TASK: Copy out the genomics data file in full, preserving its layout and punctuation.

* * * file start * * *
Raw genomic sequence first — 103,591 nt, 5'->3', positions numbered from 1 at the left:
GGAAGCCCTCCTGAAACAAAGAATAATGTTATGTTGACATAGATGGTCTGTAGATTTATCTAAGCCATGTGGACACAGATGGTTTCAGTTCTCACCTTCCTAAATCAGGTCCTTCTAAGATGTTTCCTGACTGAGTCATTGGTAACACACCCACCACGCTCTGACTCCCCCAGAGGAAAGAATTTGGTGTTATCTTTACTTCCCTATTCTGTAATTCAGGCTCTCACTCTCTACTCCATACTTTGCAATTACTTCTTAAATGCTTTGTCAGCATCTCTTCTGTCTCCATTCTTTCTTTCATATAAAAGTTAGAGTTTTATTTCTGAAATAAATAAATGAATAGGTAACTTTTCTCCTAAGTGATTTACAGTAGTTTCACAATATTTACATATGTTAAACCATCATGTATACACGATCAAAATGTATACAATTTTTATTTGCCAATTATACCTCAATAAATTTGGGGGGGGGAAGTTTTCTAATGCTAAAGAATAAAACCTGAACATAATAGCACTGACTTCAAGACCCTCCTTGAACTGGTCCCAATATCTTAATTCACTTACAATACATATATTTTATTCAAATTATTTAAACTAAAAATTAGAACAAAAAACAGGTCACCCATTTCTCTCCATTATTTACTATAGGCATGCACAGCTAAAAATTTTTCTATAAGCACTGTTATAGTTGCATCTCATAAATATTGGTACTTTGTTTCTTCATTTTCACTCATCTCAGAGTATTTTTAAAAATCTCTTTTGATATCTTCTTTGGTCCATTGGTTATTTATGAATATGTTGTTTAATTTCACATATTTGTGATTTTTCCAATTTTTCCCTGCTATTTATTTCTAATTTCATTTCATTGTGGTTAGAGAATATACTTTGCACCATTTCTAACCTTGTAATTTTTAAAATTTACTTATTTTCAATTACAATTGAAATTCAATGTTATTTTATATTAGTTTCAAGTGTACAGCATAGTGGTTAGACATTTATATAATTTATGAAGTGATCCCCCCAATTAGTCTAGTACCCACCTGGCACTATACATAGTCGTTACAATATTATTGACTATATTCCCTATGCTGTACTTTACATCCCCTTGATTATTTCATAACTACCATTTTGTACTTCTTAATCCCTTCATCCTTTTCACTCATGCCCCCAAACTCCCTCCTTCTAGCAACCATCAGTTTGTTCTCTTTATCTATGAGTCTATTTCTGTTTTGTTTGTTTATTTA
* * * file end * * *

Raw genomic sequence first — 103,591 nt, 5'->3', positions numbered from 1 at the left:
GGAAGCCCTCCTGAAACAAAGAATAATGTTATGTTGACATAGATGGTCTGTAGATTTATCTAAGCCATGTGGACACAGATGGTTTCAGTTCTCACCTTCCTAAATCAGGTCCTTCTAAGATGTTTCCTGACTGAGTCATTGGTAACACACCCACCACGCTCTGACTCCCCCAGAGGAAAGAATTTGGTGTTATCTTTACTTCCCTATTCTGTAATTCAGGCTCTCACTCTCTACTCCATACTTTGCAATTACTTCTTAAATGCTTTGTCAGCATCTCTTCTGTCTCCATTCTTTCTTTCATATAAAAGTTAGAGTTTTATTTCTGAAATAAATAAATGAATAGGTAACTTTTCTCCTAAGTGATTTACAGTAGTTTCACAATATTTACATATGTTAAACCATCATGTATACACGATCAAAATGTATACAATTTTTATTTGCCAATTATACCTCAATAAATTTGGGGGGGGGAAGTTTTCTAATGCTAAAGAATAAAACCTGAACATAATAGCACTGACTTCAAGACCCTCCTTGAACTGGTCCCAATATCTTAATTCACTTACAATACATATATTTTATTCAAATTATTTAAACTAAAAATTAGAACAAAAAACAGGTCACCCATTTCTCTCCATTATTTACTATAGGCATGCACAGCTAAAAATTTTTCTATAAGCACTGTTATAGTTGCATCTCATAAATATTGGTACTTTGTTTCTTCATTTTCACTCATCTCAGAGTATTTTTAAAAATCTCTTTTGATATCTTCTTTGGTCCATTGGTTATTTATGAATATGTTGTTTAATTTCACATATTTGTGATTTTTCCAATTTTTCCCTGCTATTTATTTCTAATTTCATTTCATTGTGGTTAGAGAATATACTTTGCACCATTTCTAACCTTGTAATTTTTAAAATTTACTTATTTTCAATTACAATTGAAATTCAATGTTATTTTATATTAGTTTCAAGTGTACAGCATAGTGGTTAGACATTTATATAATTTATGAAGTGATCCCCCCAATTAGTCTAGTACCCACCTGGCACTATACATAGTCGTTACAATATTATTGACTATATTCCCTATGCTGTACTTTACATCCCCTTGATTATTTCATAACTACCATTTTGTACTTCTTAATCCCTTCATCCTTTTCACTCATGCCCCCAAACTCCCTCCTTCTAGCAACCATCAGTTTGTTCTCTTTATCTATGAGTCTATTTCTGTTTTGTTTGTTTATTTA